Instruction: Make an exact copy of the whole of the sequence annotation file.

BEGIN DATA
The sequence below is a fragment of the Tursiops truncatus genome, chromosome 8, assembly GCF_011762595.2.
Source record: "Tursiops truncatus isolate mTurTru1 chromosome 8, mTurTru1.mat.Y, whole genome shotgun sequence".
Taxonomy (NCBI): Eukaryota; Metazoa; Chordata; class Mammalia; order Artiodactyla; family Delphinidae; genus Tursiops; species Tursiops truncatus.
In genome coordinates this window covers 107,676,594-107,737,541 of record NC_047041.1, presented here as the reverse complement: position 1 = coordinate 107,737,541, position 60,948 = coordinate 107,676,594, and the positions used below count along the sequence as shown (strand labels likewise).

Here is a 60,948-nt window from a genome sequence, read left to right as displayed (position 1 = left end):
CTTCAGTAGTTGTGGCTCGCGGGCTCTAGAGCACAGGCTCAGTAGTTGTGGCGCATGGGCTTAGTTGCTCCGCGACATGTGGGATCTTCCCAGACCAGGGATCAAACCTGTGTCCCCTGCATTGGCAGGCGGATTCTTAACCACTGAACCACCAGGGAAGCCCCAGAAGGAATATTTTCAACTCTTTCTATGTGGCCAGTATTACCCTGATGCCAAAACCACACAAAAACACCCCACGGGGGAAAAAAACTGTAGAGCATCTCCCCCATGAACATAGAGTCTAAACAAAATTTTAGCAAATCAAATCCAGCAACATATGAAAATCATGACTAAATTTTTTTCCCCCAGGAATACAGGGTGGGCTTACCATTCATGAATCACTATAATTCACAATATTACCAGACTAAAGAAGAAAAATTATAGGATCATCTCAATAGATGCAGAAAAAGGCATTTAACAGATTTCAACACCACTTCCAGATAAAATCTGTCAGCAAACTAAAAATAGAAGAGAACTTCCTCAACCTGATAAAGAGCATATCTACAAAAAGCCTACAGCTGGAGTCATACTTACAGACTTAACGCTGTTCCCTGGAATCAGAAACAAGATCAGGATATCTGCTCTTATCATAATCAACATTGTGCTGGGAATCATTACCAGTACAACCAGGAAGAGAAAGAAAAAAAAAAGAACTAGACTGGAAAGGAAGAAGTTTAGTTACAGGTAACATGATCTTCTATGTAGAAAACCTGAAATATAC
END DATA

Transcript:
The sequence below is a fragment of the Tursiops truncatus genome, chromosome 8, assembly GCF_011762595.2.
Source record: "Tursiops truncatus isolate mTurTru1 chromosome 8, mTurTru1.mat.Y, whole genome shotgun sequence".
Taxonomy (NCBI): Eukaryota; Metazoa; Chordata; class Mammalia; order Artiodactyla; family Delphinidae; genus Tursiops; species Tursiops truncatus.
In genome coordinates this window covers 107,676,594-107,737,541 of record NC_047041.1, presented here as the reverse complement: position 1 = coordinate 107,737,541, position 60,948 = coordinate 107,676,594, and the positions used below count along the sequence as shown (strand labels likewise).

Here is a 60,948-nt window from a genome sequence, read left to right as displayed (position 1 = left end):
CTTCAGTAGTTGTGGCTCGCGGGCTCTAGAGCACAGGCTCAGTAGTTGTGGCGCATGGGCTTAGTTGCTCCGCGACATGTGGGATCTTCCCAGACCAGGGATCAAACCTGTGTCCCCTGCATTGGCAGGCGGATTCTTAACCACTGAACCACCAGGGAAGCCCCAGAAGGAATATTTTCAACTCTTTCTATGTGGCCAGTATTACCCTGATGCCAAAACCACACAAAAACACCCCACGGGGGAAAAAAACTGTAGAGCATCTCCCCCATGAACATAGAGTCTAAACAAAATTTTAGCAAATCAAATCCAGCAACATATGAAAATCATGACTAAATTTTTTTCCCCCAGGAATACAGGGTGGGCTTACCATTCATGAATCACTATAATTCACAATATTACCAGACTAAAGAAGAAAAATTATAGGATCATCTCAATAGATGCAGAAAAAGGCATTTAACAGATTTCAACACCACTTCCAGATAAAATCTGTCAGCAAACTAAAAATAGAAGAGAACTTCCTCAACCTGATAAAGAGCATATCTACAAAAAGCCTACAGCTGGAGTCATACTTACAGACTTAACGCTGTTCCCTGGAATCAGAAACAAGATCAGGATATCTGCTCTTATCATAATCAACATTGTGCTGGGAATCATTACCAGTACAACCAGGAAGAGAAAGAAAAAAAAAAGAACTAGACTGGAAAGGAAGAAGTTTAGTTACAGGTAACATGATCTTCTATGTAGAAAACCTGAAATATAC